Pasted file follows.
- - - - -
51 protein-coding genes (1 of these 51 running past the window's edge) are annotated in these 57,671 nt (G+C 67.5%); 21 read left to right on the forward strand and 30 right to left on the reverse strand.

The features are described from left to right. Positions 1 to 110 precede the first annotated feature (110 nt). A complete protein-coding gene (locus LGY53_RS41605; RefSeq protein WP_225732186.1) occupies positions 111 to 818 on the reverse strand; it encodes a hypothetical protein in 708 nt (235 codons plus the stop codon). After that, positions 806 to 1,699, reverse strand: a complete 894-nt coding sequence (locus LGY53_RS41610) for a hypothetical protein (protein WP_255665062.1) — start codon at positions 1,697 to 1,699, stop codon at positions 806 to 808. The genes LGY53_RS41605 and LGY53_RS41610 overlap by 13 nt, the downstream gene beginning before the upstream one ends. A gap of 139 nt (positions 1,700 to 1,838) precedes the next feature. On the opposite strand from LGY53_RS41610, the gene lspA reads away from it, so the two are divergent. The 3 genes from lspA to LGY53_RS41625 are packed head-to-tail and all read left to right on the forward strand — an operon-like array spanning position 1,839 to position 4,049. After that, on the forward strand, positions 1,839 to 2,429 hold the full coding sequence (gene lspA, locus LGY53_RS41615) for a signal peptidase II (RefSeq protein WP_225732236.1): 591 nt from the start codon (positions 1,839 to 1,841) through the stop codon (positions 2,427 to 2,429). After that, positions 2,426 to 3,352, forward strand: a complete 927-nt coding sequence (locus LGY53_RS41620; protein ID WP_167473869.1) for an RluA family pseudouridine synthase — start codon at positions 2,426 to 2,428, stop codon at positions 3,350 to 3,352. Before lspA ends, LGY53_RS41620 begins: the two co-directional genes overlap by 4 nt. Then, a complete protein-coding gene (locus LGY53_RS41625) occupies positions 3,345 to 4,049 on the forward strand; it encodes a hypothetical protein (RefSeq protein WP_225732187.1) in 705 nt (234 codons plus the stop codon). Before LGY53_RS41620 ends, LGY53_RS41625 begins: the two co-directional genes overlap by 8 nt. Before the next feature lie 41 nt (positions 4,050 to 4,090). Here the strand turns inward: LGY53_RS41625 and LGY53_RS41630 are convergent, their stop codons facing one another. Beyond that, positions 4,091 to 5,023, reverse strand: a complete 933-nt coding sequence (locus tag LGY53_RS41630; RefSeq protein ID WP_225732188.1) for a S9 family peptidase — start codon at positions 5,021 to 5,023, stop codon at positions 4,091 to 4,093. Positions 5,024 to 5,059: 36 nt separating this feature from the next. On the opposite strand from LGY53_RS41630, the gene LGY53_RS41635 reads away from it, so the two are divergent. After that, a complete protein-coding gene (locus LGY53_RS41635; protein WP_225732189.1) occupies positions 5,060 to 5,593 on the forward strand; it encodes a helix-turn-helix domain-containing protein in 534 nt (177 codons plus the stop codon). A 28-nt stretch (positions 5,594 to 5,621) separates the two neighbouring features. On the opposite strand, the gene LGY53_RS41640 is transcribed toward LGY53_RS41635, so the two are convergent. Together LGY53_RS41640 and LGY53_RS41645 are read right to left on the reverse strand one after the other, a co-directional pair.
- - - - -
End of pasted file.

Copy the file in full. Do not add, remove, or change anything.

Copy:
51 protein-coding genes (1 of these 51 running past the window's edge) are annotated in these 57,671 nt (G+C 67.5%); 21 read left to right on the forward strand and 30 right to left on the reverse strand.

The features are described from left to right. Positions 1 to 110 precede the first annotated feature (110 nt). A complete protein-coding gene (locus LGY53_RS41605; RefSeq protein WP_225732186.1) occupies positions 111 to 818 on the reverse strand; it encodes a hypothetical protein in 708 nt (235 codons plus the stop codon). After that, positions 806 to 1,699, reverse strand: a complete 894-nt coding sequence (locus LGY53_RS41610) for a hypothetical protein (protein WP_255665062.1) — start codon at positions 1,697 to 1,699, stop codon at positions 806 to 808. The genes LGY53_RS41605 and LGY53_RS41610 overlap by 13 nt, the downstream gene beginning before the upstream one ends. A gap of 139 nt (positions 1,700 to 1,838) precedes the next feature. On the opposite strand from LGY53_RS41610, the gene lspA reads away from it, so the two are divergent. The 3 genes from lspA to LGY53_RS41625 are packed head-to-tail and all read left to right on the forward strand — an operon-like array spanning position 1,839 to position 4,049. After that, on the forward strand, positions 1,839 to 2,429 hold the full coding sequence (gene lspA, locus LGY53_RS41615) for a signal peptidase II (RefSeq protein WP_225732236.1): 591 nt from the start codon (positions 1,839 to 1,841) through the stop codon (positions 2,427 to 2,429). After that, positions 2,426 to 3,352, forward strand: a complete 927-nt coding sequence (locus LGY53_RS41620; protein ID WP_167473869.1) for an RluA family pseudouridine synthase — start codon at positions 2,426 to 2,428, stop codon at positions 3,350 to 3,352. Before lspA ends, LGY53_RS41620 begins: the two co-directional genes overlap by 4 nt. Then, a complete protein-coding gene (locus LGY53_RS41625) occupies positions 3,345 to 4,049 on the forward strand; it encodes a hypothetical protein (RefSeq protein WP_225732187.1) in 705 nt (234 codons plus the stop codon). Before LGY53_RS41620 ends, LGY53_RS41625 begins: the two co-directional genes overlap by 8 nt. Before the next feature lie 41 nt (positions 4,050 to 4,090). Here the strand turns inward: LGY53_RS41625 and LGY53_RS41630 are convergent, their stop codons facing one another. Beyond that, positions 4,091 to 5,023, reverse strand: a complete 933-nt coding sequence (locus tag LGY53_RS41630; RefSeq protein ID WP_225732188.1) for a S9 family peptidase — start codon at positions 5,021 to 5,023, stop codon at positions 4,091 to 4,093. Positions 5,024 to 5,059: 36 nt separating this feature from the next. On the opposite strand from LGY53_RS41630, the gene LGY53_RS41635 reads away from it, so the two are divergent. After that, a complete protein-coding gene (locus LGY53_RS41635; protein WP_225732189.1) occupies positions 5,060 to 5,593 on the forward strand; it encodes a helix-turn-helix domain-containing protein in 534 nt (177 codons plus the stop codon). A 28-nt stretch (positions 5,594 to 5,621) separates the two neighbouring features. On the opposite strand, the gene LGY53_RS41640 is transcribed toward LGY53_RS41635, so the two are convergent. Together LGY53_RS41640 and LGY53_RS41645 are read right to left on the reverse strand one after the other, a co-directional pair.